Sexual assault and harassment may continue to undermine the U.S. military unless the Department of Defense (DoD) takes bold steps such as hiring dedicated, well-trained prevention staff and revisiting the chain of command for reporting incidents, according to a new RAND Corporation report.
Despite a decade-long effort by the DoD to curb incidents of sexual assault and sexual harassment, there has been little improvement and rates appear to be trending upward—especially for female service members. The report estimates that 1 in 16 women in the military have experienced sexual assault and 1 in 4 have experienced sexual harassment. The prevalence among men is 1 in 143 for sexual assault and 1 in 16 for sexual harassment.
“The numbers underscore the significant challenges the DoD faces in combating these issues,” said Joie Acosta, a senior behavioral and social scientist at RAND and lead author of the report. “While some improvements have been made in prevention capabilities, the reality is that the DoD doesn’t have the organizational infrastructure in place to close the chasm between where they are and where they need to be.”
The report synthesizes years of empirical study undertaken by nonprofit, nonpartisan RAND to examine the challenges that have slowed or stagnated progress toward addressing sexual assault and sexual harassment.
Specifically, it focuses on prevention and reporting measures. Most incidents go unreported because of procedural issues—including a policy of addressing reports at the lowest level and a lack of centralized reporting systems—and cultural barriers—such as fear of retaliation and limited accountability on the part of commanders. These and other barriers reduce the potential that offenders will face consequences, weakening any deterrent effect.
Prevention is not a priority for many installations, with prevention efforts typically underresourced and undermanned. The authors point to a lack of leadership support for prevention activities and the lack of a dedicated, well-trained workforce. While service members undergo prevention training, it does not conform to best practices, isn’t comprehensive and is not administered by well-trained specialists.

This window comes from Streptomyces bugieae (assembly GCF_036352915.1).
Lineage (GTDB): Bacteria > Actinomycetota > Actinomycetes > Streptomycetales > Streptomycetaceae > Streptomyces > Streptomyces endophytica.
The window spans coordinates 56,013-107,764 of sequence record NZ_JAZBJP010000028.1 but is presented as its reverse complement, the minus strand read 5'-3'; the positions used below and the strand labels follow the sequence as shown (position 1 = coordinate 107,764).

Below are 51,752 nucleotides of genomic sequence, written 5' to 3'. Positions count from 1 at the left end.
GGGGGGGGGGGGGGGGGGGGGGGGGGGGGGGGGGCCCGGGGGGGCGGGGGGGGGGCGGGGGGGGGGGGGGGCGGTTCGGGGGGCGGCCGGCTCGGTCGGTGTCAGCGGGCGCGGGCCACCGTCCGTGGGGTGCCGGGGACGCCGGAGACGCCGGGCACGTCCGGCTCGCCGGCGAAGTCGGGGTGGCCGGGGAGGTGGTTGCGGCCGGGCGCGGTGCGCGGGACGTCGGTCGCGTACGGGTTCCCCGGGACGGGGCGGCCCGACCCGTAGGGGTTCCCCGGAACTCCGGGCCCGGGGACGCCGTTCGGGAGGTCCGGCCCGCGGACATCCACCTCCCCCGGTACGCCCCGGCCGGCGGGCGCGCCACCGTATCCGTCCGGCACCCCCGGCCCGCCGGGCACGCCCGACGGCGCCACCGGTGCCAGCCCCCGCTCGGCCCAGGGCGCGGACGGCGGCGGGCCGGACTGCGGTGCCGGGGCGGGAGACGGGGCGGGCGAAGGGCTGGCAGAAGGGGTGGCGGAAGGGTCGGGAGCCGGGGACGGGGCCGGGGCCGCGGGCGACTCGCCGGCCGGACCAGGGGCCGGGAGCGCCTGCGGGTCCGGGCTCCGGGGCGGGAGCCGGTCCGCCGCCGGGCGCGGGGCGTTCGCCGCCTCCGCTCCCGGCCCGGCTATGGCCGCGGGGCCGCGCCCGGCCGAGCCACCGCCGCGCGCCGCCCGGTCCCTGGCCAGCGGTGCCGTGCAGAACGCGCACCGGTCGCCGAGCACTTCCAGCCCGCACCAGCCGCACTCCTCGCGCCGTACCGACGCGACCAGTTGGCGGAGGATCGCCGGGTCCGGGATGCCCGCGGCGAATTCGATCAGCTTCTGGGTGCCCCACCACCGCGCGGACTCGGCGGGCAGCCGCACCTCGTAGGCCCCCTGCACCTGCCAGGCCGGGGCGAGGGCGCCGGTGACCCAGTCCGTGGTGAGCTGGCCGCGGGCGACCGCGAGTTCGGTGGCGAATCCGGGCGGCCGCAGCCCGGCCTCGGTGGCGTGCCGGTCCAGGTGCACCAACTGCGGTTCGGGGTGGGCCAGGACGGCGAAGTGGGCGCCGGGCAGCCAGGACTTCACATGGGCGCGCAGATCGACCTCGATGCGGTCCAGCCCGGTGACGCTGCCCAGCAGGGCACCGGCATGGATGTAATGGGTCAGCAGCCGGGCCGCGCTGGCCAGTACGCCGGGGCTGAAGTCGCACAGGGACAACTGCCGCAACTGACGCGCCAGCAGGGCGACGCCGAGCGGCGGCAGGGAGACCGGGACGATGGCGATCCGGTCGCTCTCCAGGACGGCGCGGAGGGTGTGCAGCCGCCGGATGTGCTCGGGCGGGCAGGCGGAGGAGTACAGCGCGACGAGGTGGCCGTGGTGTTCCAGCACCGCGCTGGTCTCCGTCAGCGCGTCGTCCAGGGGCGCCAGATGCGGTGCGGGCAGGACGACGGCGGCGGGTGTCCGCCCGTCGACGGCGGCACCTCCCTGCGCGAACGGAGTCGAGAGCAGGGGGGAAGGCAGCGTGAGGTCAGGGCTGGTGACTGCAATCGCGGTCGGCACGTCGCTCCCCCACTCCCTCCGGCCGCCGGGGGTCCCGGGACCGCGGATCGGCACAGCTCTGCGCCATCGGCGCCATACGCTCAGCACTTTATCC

“The scope of these problems goes beyond small adjustments,” Acosta said. “Only bold actions will help move the needle. Significant changes to the military’s prevention infrastructure, and doing more to hold perpetrators and leaders accountable, will help address these challenges and create a safer environment for service members.”
To improve reporting and accountability, the authors recommend revisiting the chain of command for reporting incidents. Creating multiple reporting channels, including confidential channels outside one’s chain of command, will help remove barriers and ensure a larger number of cases receive timely attention. They also recommend removing Equal Opportunity Advisors and Command Managed Equal Opportunity Managers from the same chain of command as victims and offenders to help build trust in the response system.
Other recommendations include reporting all cases of sexual harassment, tracking incidents of inappropriate behavior across service members’ careers, enacting immediate sanctions for low-level unprofessional conduct, and evaluating commanders partially based on how they manage incidents within their commands.
Deterrence is critical but cannot alone prevent sexual assault and sexual harassment because it fails to address the underlying issues that precede problem behaviors, according to the report. Thus, prevention efforts should be a critical component of the DoD’s approach. There should be trained and dedicated personnel to conduct and evaluate prevention activities, and leadership should be held accountable for allocating sufficient resources for sound prevention practices that incorporate best practices.
The DoD should also continually invest in new approaches for effective prevention and seek to eliminate risk factors that contribute to multiple problem behaviors. In addition, more research is needed to better understand and prevent sexual abuse against LGBTQ service members.
Finally, the authors recommend that the Office of the Secretary of Defense (OSD) should provide the support to institute these changes and hold the services accountable through audits and personnel records.
This report is a summary of RAND research and additional literature originally compiled to inform the work of the Independent Review Commission on Sexual Assault in the Military. It was sponsored by OSD and conducted within the Forces and Resources Policy Center of the RAND National Security Research Division.
Other authors of the report, Countering Sexual Assault and Sexual Harassment in the U.S. Military: Lessons from RAND Research, are Matthew Chinman and Amy Shearer.